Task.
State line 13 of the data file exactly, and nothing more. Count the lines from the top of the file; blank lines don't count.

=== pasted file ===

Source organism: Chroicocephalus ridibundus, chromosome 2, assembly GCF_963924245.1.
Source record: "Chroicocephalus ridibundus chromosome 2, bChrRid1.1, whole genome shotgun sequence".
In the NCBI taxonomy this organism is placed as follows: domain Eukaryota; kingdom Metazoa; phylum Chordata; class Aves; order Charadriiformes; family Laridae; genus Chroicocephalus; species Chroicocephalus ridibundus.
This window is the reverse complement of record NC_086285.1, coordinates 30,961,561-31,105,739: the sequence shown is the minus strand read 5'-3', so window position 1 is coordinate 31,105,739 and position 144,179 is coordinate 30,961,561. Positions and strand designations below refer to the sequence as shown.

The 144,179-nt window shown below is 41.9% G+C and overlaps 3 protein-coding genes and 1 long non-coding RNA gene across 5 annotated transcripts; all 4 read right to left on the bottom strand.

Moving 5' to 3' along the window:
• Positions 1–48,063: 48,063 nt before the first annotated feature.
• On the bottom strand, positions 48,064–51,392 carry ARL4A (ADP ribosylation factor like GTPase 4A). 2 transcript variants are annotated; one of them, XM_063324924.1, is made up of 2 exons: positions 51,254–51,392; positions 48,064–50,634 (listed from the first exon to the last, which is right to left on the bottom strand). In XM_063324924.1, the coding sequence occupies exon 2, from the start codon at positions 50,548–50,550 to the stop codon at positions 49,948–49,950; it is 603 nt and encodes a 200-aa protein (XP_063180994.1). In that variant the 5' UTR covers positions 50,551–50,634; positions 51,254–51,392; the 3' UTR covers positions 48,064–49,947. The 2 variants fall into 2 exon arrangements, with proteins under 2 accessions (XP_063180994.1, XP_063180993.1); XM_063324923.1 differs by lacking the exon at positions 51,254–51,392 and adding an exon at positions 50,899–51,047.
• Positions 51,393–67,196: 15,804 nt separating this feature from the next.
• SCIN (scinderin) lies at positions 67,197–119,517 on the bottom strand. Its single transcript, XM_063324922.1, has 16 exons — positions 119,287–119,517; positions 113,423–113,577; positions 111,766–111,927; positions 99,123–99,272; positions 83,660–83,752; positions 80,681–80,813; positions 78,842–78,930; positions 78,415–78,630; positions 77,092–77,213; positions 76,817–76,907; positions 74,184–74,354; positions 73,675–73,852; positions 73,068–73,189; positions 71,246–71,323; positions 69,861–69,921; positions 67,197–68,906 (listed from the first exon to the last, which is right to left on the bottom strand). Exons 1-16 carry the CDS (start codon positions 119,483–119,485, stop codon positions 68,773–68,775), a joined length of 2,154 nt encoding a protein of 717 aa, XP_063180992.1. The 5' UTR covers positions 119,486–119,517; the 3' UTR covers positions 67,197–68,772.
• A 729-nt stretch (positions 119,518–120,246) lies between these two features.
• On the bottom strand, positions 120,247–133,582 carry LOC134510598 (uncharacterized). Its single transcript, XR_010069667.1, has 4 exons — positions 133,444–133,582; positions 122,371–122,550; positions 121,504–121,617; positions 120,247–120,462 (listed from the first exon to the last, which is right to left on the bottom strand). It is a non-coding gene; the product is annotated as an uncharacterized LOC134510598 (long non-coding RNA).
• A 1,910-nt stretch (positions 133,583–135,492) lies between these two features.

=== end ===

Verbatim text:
• A 1,910-nt stretch (positions 133,583–135,492) lies between these two features.